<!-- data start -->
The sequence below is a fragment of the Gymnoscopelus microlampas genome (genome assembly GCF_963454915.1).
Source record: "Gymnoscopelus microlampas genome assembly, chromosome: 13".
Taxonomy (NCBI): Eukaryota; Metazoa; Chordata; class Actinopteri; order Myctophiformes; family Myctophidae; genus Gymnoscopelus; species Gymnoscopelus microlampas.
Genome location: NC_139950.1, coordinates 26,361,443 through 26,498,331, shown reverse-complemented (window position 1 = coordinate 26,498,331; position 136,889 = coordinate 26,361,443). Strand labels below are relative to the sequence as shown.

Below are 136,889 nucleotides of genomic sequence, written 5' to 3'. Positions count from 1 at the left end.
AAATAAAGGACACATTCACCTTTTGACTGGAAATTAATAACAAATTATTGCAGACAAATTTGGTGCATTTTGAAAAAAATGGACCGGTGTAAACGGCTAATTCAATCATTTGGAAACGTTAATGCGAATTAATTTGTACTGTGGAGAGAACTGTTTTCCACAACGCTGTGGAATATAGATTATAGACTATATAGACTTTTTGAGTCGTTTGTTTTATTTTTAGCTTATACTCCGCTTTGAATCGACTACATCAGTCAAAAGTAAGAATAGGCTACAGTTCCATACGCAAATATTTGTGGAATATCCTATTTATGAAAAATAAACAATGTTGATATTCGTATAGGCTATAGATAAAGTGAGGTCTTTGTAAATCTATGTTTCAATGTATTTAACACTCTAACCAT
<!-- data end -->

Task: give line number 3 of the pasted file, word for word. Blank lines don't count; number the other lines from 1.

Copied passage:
Taxonomy (NCBI): Eukaryota; Metazoa; Chordata; class Actinopteri; order Myctophiformes; family Myctophidae; genus Gymnoscopelus; species Gymnoscopelus microlampas.